• Performance Impact. Heavy page builders and numerous plugins can slow down your site by adding extra code, scripts, and CSS.
  • Security Risks. More plugins mean more potential security vulnerabilities.
  • Maintenance. Keeping many plugins updated can be cumbersome and may lead to compatibility issues.

Most bloggers want to incline toward easy plug-and-play builders like Divi, Elementor, or WPBakery. (When it comes to WordPress).

Actually … (clears throat*).

Most bloggers don’t even know that you don’t have to use age builders!

I’d say it’s one of the myths of blogging, you don’t need to use fancy software or be a designer to have a successful blog.

Although this can be controversial in the sense that page builders are sooo easy to use, they have a significant impact on your performance nonetheless.

Think of using lightweight themes instead. (Again, if you are not a techie or can’t hire one, then skip to the next tip). Use the built-in WordPress block editor (Gutenberg) which is lightweight and well-integrated. (And now very capable with the new site-wide editor)!

For example, Astra, Generatepress, and Kadence are known to be fast and fatless.


Another thing to consider is to Limit Plugin Use.

This will have a direct impact on your performance: Only install plugins that are absolutely necessary. Regularly audit your plugins and remove those that are not in use.

For example, For some things Instead of relying on plugins, consider adding custom code. This can be done by directly editing theme files or using a child theme. If you’re not comfortable with coding, hiring a developer to implement custom solutions can be a good investment.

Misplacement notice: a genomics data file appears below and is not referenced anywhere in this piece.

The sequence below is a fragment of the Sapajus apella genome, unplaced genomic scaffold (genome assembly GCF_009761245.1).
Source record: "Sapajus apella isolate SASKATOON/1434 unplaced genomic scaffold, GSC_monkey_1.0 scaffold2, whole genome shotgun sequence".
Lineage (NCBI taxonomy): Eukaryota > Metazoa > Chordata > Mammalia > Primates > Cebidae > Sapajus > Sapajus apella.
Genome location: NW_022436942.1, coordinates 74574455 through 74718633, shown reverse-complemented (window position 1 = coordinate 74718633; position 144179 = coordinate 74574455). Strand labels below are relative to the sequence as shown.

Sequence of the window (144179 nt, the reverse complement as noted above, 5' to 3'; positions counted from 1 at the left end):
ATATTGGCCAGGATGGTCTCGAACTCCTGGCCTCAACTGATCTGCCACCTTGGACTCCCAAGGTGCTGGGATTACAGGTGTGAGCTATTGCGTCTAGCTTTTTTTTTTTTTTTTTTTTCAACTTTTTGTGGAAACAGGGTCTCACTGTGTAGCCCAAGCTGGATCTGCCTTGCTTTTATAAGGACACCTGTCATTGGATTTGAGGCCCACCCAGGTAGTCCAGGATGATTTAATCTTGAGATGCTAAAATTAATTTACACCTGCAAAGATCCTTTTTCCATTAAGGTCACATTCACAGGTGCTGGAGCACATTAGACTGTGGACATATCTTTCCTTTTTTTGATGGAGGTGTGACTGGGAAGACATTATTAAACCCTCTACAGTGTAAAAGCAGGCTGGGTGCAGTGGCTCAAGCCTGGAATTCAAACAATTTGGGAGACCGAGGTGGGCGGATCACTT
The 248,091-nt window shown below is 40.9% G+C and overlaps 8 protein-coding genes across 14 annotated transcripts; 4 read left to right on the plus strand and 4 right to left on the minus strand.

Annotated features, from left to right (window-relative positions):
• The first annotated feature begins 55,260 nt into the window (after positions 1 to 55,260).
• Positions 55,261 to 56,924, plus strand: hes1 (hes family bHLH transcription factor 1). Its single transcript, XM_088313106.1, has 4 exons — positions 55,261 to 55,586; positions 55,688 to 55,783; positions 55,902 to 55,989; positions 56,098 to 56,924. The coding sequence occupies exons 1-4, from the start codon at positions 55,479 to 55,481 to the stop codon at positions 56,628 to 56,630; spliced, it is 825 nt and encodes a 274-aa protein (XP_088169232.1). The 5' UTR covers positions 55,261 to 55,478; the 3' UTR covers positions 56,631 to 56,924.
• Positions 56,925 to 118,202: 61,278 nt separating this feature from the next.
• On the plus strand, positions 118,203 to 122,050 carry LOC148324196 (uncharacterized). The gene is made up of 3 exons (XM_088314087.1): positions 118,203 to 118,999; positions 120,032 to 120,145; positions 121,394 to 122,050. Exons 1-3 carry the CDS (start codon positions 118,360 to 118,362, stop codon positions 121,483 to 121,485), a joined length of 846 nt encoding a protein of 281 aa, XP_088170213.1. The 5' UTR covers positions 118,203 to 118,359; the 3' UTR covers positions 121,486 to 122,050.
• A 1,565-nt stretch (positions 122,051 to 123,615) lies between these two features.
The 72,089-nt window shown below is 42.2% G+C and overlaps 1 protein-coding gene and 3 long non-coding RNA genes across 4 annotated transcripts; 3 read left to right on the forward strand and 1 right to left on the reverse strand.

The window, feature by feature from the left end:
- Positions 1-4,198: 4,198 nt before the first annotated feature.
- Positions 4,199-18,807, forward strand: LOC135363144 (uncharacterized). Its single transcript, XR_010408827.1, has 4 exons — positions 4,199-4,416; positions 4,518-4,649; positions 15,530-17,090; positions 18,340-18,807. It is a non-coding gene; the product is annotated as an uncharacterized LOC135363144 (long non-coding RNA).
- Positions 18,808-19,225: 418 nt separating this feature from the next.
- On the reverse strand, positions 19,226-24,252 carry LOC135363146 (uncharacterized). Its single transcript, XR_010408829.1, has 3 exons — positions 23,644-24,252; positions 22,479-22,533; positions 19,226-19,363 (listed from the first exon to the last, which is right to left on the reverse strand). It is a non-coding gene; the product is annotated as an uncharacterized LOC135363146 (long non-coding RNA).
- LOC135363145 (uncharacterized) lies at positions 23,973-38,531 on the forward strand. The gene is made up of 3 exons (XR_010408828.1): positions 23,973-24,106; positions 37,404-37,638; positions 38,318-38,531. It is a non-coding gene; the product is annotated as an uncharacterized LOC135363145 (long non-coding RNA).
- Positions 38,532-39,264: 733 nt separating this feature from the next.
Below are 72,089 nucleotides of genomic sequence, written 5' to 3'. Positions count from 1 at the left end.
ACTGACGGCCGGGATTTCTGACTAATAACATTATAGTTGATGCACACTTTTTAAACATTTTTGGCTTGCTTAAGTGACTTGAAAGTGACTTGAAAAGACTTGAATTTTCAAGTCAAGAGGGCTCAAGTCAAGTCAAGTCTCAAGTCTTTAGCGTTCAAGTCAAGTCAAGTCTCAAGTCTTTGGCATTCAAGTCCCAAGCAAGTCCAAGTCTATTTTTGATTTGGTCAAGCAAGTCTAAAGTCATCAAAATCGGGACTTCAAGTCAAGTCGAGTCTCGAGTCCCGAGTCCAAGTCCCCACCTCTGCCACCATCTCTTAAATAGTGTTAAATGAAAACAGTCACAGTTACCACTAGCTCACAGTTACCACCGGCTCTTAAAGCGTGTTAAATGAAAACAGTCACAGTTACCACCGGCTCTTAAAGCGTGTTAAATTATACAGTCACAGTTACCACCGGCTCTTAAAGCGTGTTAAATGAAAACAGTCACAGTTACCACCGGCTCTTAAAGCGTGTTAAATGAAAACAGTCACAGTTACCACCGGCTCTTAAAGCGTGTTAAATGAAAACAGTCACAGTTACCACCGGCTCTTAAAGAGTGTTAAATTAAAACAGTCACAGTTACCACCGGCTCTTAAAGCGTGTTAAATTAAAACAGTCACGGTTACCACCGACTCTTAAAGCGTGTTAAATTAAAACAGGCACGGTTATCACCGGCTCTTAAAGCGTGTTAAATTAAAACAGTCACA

What are “Essential” plugins?

  • Caching. WP Rocket, W3 Total Cache.
  • SEO. Yoast SEO, Rank Math.
  • Security. Wordfence, Sucuri.
  • Image Optimization. Smush, ShortPixel.

3. Minify CSS, JavaScript, and HTML

Before you do anything in this step please take a complete backup of your website. This will ensure that you can restore your site to its previous state if anything goes wrong. It’s best to create one in Cpanel on the hosting side.

Many caching plugins for WordPress come with built-in minification features. Some popular caching plugins that support minification include W3 Total Cache, Litespeed Cache and Autoptimize. I’m also a big fan of Perfmatters.

From my experience, I’d avoid things like WPRocket or Nitropack.

If you prefer not to use a plugin, you can manually minify your CSS, JavaScript, and HTML files. Here’s how:

  • CSS. You can use online tools like CSS Minifier or Clean CSS to minify your CSS files. Simply copy and paste your CSS code into the tool, and it will generate a minified version. Replace the original CSS code with the minified version in your WordPress theme’s style.css file.
  • JavaScript. You can use online tools like JavaScript Minifier or UglifyJS to minify your JavaScript files. Similar to CSS, copy and paste your JavaScript code into the tool, and it will generate a minified version. Replace the original JavaScript code with the minified version in your WordPress theme’s JavaScript files.
  • HTML. WordPress doesn’t have a built-in way to minify HTML, but you can use plugins like Autoptimize or WP Super Minify to minify your HTML. These plugins will automatically minify your HTML code when your pages are loaded.

I’d stick to one (or two max) plugins for all my optimization needs though.

If you’re using Lite Speedcache (which I’m), then here are the steps to enable those options.

Step 01: Go to Litespeed Cache Settings > Page Optimization

Under CSS Settings, Turn On “CSS Minify” Option, like this:

CSS Minify

Step 02: Go to JS Settings > Turn on the “JS Minify” Toggle.

JS Minfiy

Step 03: Go to HTML Settings > Toggle the “HTML Minify” Option.

HTML Minify


It’s as easy as that … But please test your site after, especially with the js minify turned on, it might cause layout issues. Ensure that everything is working correctly. Check your website’s functionality, layout, and design to make sure that nothing has been broken during the minification process.